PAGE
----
When High Mass was finished we took the Pantheon or Church of St Genevieve as an interlude. It is a most beautiful building and must have been still more so before the architect found himself obliged to turn some of its open space into four massive pillars. The majestic piles of other days, at least what remains to us of the Grecian, the Roman, and the Gothic structures, will long I hope be preserved by the care of posterity; yet they are fading and must one day be levelled with the dust. I am therefore rejoiced, be it in what corner of the Earh it may, when I see a building like the Church of St Genevieve, still fair in youthful vigour, and bidding defiance to centuries to come. I like to feel that there is something which will prove to posterity the existence, the power, and the riches of their forefathers.
I like the arrangements of the tombs under this church tho’ I could not feel much reverence for some of the characters they enclose. Many of them — Rousseau’s for instance — are only models of painted wood, and I think it a doubt whether the stone monuments will now ever replace them. This crypt is of the Tuscan order, and though not heavy in its way, contrasts well with the graceful lightness of the Corinthian superstructure.
We returned to Notre Dame for the procession, making our way with some difficulty thro’ the crowd, and the National Guard. We were indeed indebted to the politeness of one of the Garde du corps. We got chairs by the side of the middle aisle from which we saw very well on standing up. Not only the streets along which the procession was to pass, but the middle aisle of Notre Dame was lined with the National Guard, who bye the bye take their arms into the Church at all times. We waited near two hours for the procession. The Members of the Royal Family and great officers entered privately and did not appear till it began. The first and most pleasing part of the sight was at least 200 girls, who had been then admitted to communion. They were all in white, the emblem of purity, with white veils, and many of them with garlands of white flowers and white nosegays. A few nuns marshalled them, and they went out two and two, some pretty little girls not more than five or six years old leading the way. Then followed the Bishops, and the silver image of the Madonna and Child, the grateful offering for the birth of Louis the 14th. Next came the bodyguard of Monsieur who followed and after him the whole of the Royal Family except the King — but the anxiety to see the Duchesse de Berri was so great we could hardly get a peep. After these came what appears to answer to our law and city officers &c. We got out as soon as we could, not wishing to wait the return of the procession and made our way with great difficulty thro’ a solid mass of people, streaming on both sides of the Quay. Some of these gave us great proofs of the politeness of Parisian mobs. We saw plenty of Gens d’Armerie, a sort of mounted Bow Street Officers. I do not much like their looks nor those of the National Guard. The uniforms of the Body Guard of the King and of Monsieur are very handsome and they look like what they are — gentlemen noblesse. All the others have something farouche about them.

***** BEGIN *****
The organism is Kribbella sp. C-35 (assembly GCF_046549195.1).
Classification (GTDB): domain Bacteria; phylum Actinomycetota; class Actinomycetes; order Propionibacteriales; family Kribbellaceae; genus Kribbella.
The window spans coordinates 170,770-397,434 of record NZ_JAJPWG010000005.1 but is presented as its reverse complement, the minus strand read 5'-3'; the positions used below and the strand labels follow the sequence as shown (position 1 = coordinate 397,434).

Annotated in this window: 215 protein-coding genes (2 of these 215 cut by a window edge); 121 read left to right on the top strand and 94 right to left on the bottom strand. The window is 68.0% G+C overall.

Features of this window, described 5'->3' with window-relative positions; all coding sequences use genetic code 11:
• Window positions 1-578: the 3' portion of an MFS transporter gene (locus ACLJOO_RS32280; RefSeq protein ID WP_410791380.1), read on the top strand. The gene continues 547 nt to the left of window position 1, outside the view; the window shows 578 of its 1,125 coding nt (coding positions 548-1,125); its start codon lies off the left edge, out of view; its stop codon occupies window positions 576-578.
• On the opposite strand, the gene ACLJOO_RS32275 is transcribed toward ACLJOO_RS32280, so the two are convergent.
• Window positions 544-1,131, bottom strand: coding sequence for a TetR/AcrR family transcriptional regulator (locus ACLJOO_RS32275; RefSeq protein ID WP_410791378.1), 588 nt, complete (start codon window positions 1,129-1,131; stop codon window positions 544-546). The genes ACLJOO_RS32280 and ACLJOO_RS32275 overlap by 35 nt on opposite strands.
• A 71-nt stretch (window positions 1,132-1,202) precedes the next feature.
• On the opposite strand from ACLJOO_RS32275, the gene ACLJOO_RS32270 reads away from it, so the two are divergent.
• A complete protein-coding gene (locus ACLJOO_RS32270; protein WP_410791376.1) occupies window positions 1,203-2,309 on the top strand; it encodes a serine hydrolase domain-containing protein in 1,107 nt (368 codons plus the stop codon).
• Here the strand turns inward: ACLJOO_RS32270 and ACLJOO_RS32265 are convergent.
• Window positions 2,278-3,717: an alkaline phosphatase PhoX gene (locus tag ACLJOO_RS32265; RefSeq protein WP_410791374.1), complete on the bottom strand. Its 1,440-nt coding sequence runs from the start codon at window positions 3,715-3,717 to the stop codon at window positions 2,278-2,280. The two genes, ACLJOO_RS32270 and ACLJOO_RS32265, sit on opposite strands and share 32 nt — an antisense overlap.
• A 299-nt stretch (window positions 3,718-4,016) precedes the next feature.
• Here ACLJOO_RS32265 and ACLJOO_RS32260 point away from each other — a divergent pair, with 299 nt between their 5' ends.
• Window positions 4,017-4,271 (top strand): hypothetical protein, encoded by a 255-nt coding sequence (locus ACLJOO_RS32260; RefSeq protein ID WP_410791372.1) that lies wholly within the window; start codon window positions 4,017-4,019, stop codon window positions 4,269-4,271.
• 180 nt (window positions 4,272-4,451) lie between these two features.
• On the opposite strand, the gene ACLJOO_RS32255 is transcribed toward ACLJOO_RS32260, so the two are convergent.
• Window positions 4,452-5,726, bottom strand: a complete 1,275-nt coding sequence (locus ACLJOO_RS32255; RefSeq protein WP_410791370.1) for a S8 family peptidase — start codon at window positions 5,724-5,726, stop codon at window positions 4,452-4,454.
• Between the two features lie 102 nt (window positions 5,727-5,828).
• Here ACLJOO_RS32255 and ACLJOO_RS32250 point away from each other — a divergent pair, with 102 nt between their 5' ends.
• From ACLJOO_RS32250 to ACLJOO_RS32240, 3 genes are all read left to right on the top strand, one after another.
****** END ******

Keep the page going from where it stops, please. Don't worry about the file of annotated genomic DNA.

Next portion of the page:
We got home about 6 o’clock as heartily tired as you must be with this long epistle, so no more at present from
your affectionate Cousin